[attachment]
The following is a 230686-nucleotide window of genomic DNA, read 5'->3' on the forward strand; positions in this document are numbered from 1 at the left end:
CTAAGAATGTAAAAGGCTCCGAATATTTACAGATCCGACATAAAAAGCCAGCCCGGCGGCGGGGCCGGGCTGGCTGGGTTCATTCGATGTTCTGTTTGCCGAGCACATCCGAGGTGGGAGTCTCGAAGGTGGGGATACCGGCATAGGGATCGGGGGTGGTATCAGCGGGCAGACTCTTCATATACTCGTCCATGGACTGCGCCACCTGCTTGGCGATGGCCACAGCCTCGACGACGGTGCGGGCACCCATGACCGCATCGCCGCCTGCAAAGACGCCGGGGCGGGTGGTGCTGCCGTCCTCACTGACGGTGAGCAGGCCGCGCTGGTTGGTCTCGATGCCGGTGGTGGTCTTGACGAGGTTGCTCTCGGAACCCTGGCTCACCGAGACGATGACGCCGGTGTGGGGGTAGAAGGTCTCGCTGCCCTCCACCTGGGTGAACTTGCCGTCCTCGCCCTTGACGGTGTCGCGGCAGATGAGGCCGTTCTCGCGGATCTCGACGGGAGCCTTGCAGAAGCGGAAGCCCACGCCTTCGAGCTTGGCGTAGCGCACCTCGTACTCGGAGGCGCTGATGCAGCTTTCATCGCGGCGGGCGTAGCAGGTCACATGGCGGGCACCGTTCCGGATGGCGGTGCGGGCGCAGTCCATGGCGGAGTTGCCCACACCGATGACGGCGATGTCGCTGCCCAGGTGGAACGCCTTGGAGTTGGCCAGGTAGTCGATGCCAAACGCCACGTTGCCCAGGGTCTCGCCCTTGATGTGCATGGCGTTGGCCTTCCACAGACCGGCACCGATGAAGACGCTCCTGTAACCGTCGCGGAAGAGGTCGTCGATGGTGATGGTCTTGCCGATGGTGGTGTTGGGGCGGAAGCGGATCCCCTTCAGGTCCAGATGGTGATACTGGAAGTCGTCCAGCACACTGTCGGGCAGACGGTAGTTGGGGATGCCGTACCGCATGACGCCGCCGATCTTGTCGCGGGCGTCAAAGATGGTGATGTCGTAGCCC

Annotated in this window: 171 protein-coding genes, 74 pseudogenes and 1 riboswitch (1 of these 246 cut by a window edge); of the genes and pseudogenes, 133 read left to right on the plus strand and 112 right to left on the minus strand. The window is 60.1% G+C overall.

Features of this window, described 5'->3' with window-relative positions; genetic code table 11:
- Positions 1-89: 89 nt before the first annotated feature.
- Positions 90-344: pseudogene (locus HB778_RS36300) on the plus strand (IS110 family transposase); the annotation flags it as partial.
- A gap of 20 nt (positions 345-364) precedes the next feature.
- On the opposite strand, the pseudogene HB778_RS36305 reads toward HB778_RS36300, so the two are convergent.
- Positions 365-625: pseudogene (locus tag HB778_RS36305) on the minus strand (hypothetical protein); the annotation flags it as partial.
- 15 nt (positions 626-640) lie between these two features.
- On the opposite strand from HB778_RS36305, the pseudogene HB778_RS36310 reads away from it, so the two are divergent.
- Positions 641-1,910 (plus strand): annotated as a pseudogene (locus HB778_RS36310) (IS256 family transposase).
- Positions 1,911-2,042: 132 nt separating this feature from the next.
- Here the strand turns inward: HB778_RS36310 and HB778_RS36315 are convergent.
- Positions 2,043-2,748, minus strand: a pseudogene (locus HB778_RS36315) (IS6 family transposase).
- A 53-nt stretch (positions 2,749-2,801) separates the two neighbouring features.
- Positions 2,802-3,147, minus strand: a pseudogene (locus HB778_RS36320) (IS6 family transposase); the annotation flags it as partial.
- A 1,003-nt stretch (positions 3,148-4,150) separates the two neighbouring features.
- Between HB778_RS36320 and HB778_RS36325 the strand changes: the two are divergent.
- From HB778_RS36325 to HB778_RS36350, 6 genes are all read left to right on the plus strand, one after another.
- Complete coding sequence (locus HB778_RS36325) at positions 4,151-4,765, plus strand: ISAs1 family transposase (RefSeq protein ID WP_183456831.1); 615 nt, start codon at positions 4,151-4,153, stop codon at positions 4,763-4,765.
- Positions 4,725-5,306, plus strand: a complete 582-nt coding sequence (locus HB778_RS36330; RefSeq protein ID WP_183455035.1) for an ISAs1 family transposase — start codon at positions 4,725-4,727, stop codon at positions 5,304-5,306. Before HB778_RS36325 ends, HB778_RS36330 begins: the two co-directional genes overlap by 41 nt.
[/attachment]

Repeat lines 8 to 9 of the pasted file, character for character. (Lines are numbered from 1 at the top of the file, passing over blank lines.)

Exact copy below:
- On the opposite strand, the pseudogene HB778_RS36305 reads toward HB778_RS36300, so the two are convergent.
- Positions 365-625: pseudogene (locus tag HB778_RS36305) on the minus strand (hypothetical protein); the annotation flags it as partial.